Deep Second Quarter Growth Contraction Fuels Pound Australian Dollar (GBP/AUD) Exchange Rate Gains
As the Australian economy slid into recession in the second quarter the Pound Sterling to Australian Dollar (GBP/AUD) exchange rate remained on a positive footing.
While forecasts had pointed towards a weak quarter of growth for the economy investors were still caught off guard by the extent of the slowdown, which clocked in at -7% on the quarter.
Following on from the -0.3% contraction seen in the first quarter this weak reading pushed Australia into a state of technical recession for the first time in twenty-nine years.
This decline highlights the extent of the Covid-19 pandemic’s impact on the economy, offering clear evidence of the challenges still facing Australia in the remainder of the year.
As a result, with market risk appetite also generally deteriorating, the Australian Dollar (AUD) was left on the back foot against its rivals on Wednesday.
Australian Dollar (AUD) Exchange Rates Vulnerable to Narrowed Trade Balance
Further Australian Dollar weakness could come on the back of July’s trade balance figure, with markets anticipating another disappointment.
Although investors expect to see the trade balance remain in a state of surplus any narrowing of the figure may boost the GBP/AUD exchange rate.
As the global disruption stemming from Covid-19 continues to unfold confidence in the outlook of the Australian economy is unlikely to improve.
With the economy already in a state of decline any further deterioration in trade conditions could fuel bets of growth remaining lacklustre for longer.
The mood towards the Australian Dollar could also sour in response to the latest Chinese services PMI.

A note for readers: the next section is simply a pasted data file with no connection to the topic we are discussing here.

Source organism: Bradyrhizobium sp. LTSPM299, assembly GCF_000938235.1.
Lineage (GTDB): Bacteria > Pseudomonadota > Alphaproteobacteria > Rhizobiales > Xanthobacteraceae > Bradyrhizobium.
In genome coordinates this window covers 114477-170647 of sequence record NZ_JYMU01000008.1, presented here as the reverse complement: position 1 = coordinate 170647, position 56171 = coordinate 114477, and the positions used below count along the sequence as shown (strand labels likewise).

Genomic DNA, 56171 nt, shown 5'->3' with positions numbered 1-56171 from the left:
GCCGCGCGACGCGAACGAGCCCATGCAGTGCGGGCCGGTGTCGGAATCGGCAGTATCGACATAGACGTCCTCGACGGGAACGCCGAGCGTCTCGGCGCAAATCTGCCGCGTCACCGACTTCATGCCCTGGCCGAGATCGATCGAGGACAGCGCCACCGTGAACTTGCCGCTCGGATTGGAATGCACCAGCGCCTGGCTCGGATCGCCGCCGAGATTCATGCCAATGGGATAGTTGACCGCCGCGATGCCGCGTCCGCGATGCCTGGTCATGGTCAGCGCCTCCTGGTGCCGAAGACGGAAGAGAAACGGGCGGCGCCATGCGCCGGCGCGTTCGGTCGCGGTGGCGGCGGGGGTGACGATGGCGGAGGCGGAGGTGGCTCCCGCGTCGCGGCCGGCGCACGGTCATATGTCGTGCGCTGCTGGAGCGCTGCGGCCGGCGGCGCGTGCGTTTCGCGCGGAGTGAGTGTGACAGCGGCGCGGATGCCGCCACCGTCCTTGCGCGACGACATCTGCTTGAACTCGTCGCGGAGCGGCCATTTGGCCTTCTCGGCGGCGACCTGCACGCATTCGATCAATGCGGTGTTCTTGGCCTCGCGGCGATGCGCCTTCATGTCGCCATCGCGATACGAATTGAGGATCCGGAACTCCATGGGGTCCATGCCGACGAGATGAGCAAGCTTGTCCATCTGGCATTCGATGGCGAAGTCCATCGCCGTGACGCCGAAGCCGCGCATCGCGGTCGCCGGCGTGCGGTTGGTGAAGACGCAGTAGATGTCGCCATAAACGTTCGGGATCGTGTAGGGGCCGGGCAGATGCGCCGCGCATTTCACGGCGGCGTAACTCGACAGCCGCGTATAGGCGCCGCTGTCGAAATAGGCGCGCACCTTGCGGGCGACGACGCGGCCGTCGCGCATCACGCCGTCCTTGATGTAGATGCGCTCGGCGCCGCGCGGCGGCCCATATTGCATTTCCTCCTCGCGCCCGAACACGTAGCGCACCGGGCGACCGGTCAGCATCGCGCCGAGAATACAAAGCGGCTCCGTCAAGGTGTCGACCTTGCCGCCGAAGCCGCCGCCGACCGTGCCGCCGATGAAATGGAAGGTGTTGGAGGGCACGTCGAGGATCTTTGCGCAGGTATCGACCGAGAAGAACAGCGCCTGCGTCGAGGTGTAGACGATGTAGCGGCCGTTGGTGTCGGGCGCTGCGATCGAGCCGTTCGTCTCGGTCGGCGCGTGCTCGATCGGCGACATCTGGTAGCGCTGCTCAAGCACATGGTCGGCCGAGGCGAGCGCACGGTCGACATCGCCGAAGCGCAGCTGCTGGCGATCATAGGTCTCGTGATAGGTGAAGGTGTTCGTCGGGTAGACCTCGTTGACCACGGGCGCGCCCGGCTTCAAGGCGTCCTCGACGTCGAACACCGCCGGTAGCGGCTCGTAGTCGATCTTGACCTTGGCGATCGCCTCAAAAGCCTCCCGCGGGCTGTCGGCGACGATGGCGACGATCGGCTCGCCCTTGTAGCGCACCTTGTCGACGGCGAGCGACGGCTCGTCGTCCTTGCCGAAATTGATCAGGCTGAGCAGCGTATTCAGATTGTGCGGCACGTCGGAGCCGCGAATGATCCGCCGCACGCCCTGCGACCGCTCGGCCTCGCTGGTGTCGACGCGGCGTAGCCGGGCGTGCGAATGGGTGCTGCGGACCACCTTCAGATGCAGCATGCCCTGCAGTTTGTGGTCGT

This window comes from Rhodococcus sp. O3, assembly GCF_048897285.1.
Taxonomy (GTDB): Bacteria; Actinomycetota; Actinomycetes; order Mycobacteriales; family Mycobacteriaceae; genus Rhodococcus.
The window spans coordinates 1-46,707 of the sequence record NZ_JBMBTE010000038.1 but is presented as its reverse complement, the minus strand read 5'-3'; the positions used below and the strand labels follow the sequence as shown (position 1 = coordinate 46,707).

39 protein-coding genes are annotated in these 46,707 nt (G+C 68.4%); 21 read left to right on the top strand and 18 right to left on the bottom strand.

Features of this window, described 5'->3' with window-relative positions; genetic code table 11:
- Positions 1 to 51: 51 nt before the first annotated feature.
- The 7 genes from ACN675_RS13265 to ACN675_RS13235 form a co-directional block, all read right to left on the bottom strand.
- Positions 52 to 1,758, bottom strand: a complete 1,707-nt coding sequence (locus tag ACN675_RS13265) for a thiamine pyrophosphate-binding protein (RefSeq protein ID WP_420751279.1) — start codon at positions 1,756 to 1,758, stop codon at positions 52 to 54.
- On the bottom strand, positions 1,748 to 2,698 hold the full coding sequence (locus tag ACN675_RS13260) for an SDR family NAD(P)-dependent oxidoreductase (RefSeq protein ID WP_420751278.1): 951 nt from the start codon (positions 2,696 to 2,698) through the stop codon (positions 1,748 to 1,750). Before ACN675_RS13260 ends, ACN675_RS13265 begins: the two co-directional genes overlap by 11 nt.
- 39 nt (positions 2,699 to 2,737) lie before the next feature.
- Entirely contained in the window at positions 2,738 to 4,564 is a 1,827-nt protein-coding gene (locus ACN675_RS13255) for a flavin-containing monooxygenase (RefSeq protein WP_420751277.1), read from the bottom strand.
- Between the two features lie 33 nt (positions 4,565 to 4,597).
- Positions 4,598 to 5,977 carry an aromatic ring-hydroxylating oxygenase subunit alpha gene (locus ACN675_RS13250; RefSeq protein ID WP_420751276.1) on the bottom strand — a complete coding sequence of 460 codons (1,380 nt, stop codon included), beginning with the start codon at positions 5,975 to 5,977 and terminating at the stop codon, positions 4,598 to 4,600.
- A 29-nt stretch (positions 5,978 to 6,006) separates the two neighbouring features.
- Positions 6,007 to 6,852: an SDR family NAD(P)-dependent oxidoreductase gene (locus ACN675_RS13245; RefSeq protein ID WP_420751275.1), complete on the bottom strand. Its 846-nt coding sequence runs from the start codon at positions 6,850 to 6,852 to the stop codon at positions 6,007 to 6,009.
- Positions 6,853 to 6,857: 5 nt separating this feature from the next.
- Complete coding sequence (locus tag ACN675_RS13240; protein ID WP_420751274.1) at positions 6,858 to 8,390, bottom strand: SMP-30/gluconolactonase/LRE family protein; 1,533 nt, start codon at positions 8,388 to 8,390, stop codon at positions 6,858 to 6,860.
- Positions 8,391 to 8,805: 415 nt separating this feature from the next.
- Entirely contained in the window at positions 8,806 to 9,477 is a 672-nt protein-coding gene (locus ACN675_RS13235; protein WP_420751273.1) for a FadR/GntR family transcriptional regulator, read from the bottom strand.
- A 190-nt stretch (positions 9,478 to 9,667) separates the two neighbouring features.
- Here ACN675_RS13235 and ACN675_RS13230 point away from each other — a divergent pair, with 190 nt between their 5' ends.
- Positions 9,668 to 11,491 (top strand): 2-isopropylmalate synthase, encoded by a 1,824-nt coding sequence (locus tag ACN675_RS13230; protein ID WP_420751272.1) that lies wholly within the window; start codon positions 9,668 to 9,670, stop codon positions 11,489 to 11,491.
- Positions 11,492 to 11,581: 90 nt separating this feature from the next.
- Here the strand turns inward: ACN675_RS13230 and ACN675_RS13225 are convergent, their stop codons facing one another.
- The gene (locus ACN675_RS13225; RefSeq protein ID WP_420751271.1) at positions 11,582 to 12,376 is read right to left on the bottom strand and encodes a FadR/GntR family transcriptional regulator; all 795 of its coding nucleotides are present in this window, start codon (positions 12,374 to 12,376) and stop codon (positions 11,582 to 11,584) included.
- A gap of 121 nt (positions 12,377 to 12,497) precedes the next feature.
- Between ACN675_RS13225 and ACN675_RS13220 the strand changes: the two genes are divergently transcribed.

Unless the Chinese economy can demonstrate greater signs of shaking off the impact of the pandemic a persistent sense of market risk aversion looks set to weigh on AUD exchange rates.
Solid UK Services PMI Set to Shore up Pound Sterling
Demand for Pound Sterling (GBP), meanwhile, may improve if August’s finalised UK services PMI performs as forecast.
Confirmation that the service sector delivered a strong monthly expansion, marked by a PMI reading of 60.1, could give investors fresh incentive to buy into the Pound.
While the initial impact of the PMI report has already passed, thanks to the initial reading, a solid showing here could still give the GBP/AUD exchange rate a boost.
On the other hand, any negative revision to the PMI report could leave the Pound exposed to renewed selling pressure.
As the service sector remains the primary driving force of the UK economy any signs of faltering here may put a dent in the Pound.
Until markets can see reason to bet that the economy will bounce back in the coming quarters, shaking off both Covid-19 disruption and the spectre of a no-deal Brexit.